c Modem: A circuit to modulate the outgoing bits to pulses usually used on the telephone lines and to
demodulate the incoming pulses into bits for incoming messages.
c UART: universal asynchronous transmitter and receiver.
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c 6811 Architecture:
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CC
8 bit condition code
Register A Register B
D
Two 8 bit accumulators

X
16 bit index register

Y
16 bit index register

SP
16 bit stack pointer

PC
16 bit program counter
c SȂ stop disable
c X- XIRQ interrupt mask

S X H I N Z VC

c H- Half carry from bit 3


c I- IRQ interrupt mask
c N- Negative
c Z- Zero
c V- signed overflow
c C- Carry/borrow or unsigned overflow
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c 6eatures of MC68HC711E9:
c In single chip mode, MC68HC11E9 has 12Kbytes of internal
EPROM, 512 bytes of EEPROM and 512 bytes of RAM.
c There are 5 I/O ports. They are Port A, Port B, Port C, Port
D and Port E.
c All the ports except Port D are 8 bits wide. Port D is of 6 bit
wide.
c All 38 I/O pins can be used for more than one purpose.
(e.g.: Pin PEO can be used as a digital input or analog
input.)
c Ports A, B and E are not completely general ( e.g.: pins PA6,
PA5, PA4 and PB7-PB0 cannot be used as inputs. Pins PA2,
PA1, PA0 and PE7-PE0 cannot be used as outputs).
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c Memory map :

[ 
     
0000H to o166H 512 RAM Random Variables and
Access stack
Memory
1000H to 1036 H 64 I/O Input / Output
devices
B600H to B766H 512 EEPROM Electrically Constants
erasable unique to each
system
D000H to 6666 H 12K EPROM One Time Programs and
Programmable fixed
(OTP) Constants
  
c Configurations of I/O pins:
        
 
   
Port A PA2-PA0 PA6-PA4 PA7,PA3 Timer
Port B ---- PB7-PB0 ----- High order
addres
Port C ---- ---- PC7-PC0 Low order
address and
data bus
Port D ---- ---- PD5-PD0 SCI and SPI
Port E PE7-PE0 ---- ---- Analog to
Digital
Converter
c SCI--- Serial Communication Interface
c SPI--- Serial Peripheral Interface
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c Address Map of MC68HC11D3:

[  
     

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devices
0040H to 192 RAM Random Access Variable and
0066H Mmory stack
6000 H 6666H 4k ROM Read only Programs and
memory fixed
constants
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0000-0066 256 RAM Variables and stack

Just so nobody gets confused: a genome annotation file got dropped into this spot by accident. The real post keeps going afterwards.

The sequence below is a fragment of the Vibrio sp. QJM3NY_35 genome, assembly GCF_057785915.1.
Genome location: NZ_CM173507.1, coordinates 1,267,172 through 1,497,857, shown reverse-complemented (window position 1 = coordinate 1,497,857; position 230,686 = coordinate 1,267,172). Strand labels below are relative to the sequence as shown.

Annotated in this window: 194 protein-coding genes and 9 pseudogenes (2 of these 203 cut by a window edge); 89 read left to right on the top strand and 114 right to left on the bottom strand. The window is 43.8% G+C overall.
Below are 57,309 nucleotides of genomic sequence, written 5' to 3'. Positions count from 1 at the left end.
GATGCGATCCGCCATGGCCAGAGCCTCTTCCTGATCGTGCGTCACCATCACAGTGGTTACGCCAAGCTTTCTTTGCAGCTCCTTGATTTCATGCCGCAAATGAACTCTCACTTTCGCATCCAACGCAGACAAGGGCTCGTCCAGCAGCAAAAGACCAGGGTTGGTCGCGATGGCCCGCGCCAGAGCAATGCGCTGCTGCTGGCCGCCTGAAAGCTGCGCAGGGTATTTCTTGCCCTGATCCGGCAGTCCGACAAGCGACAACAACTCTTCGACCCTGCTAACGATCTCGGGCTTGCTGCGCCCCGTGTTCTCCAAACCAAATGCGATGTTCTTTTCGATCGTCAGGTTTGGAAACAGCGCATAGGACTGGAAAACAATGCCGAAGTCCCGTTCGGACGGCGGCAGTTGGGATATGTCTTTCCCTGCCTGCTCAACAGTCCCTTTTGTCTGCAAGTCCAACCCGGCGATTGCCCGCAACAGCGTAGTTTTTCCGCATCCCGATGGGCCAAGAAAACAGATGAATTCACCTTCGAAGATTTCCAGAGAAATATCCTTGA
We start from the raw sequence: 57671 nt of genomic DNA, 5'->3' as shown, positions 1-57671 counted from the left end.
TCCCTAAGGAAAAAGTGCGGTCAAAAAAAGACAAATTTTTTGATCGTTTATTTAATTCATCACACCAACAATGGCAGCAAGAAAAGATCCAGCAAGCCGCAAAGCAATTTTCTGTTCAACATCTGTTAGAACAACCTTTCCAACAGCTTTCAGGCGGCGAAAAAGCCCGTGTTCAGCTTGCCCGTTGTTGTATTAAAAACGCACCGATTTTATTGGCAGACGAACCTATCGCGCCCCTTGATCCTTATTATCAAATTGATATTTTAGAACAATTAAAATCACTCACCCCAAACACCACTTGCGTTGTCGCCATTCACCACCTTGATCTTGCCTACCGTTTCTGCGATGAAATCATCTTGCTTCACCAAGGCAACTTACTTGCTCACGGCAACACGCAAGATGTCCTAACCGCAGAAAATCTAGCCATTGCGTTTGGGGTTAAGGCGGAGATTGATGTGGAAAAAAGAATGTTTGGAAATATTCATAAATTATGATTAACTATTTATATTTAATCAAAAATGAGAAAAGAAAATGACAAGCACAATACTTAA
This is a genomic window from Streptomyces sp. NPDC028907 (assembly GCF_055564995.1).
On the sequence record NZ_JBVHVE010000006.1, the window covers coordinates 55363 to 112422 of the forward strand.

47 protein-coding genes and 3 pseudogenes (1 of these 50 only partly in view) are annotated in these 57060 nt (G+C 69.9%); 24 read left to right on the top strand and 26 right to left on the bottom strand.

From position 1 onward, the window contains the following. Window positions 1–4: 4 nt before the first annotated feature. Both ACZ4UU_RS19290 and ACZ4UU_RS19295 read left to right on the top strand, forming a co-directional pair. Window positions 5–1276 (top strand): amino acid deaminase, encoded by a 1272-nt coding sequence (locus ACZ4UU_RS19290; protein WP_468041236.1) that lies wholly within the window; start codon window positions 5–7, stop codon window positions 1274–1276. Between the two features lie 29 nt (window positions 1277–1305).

1000-1036 64 I/O
B600-B766 512 EEPROM Constants unique to
each system
E000-6666 8192 ROM Programs and fixed
constants
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c Configurations of I/O pins:
         
 
   
Port A 3 4 1 Timer
Port B ---- 8 ---- High order
address
Port C ---- ---- 8 Low order
address D
Port D ---- ---- 8 SCI and SPI
Port E 8 ---- ---- ADC
  
c MC68HC11 in Expanded Mode:
c During the development stage, A, D or E series 6811 is used
in expanded mode because the edit/compile/down load
time is short and we can utilize a debugger.
c Ports B and C are used for address and data bus.
c External ROM and RAM are used and 6811 acts like a
microprocessor.
c Adding a debugger like Bit Users 6ast 6riendly Aid to Logic
Operation (BU66ALO) in PROM provides features like
down load, break points, single stepping, viewing memory
and I/O.
c MOTOROLA 6811 EVB board has three 8 KB PROM/RAM
sockets and a 6850 serial ports.
c 6811 EVB board has 8K of PROM, 16K of PROM/RAM and
256 bytes of RAM.
  
c Address Map:
[      
0000H-0035H RAM Internal to 6811, can be used by programmer
0036H-0066H RAM Internal to 6811, Buffalo variables , interrupt
vectors
1000H-1036H I/O Internal I/O of 6811/6824 system
4000 Switch Output 1 to this location to use the HOST
serial port; 0 to use PD0 for other purposes.
6000H-7666H 8K RAM/PROM Designer can put software here
9000H-9801H 6850 Universal Asynchronous Receiver/Transmitter
B600H-B766 512 bytes of Internal to 6811, electrically erasable PROM
EEPROM
CoooH-D666H 8K RAM/PROM Designer can put software here

EoooH-6666H 8K PROM BU66ALO


  
c Operating the 6811 in expanded mode:
c 1. Develop the software using two RAM chips in 8kb
sockets.
c 2. Segment the software into two parts such that one
part consists of program/fixed constants and place it in
one 8k block. Other part consists of variables/stack in
the other 8k block.
c 3. Debug the program. Next burn the program/fixed
constants into an 8kB PROM.
c 4. Program the BU66ALO to jump the program to
starting address of EEPROM on reset or power on ( set
jumper J4 to pins 2,3).
c This way system will operate without a PC.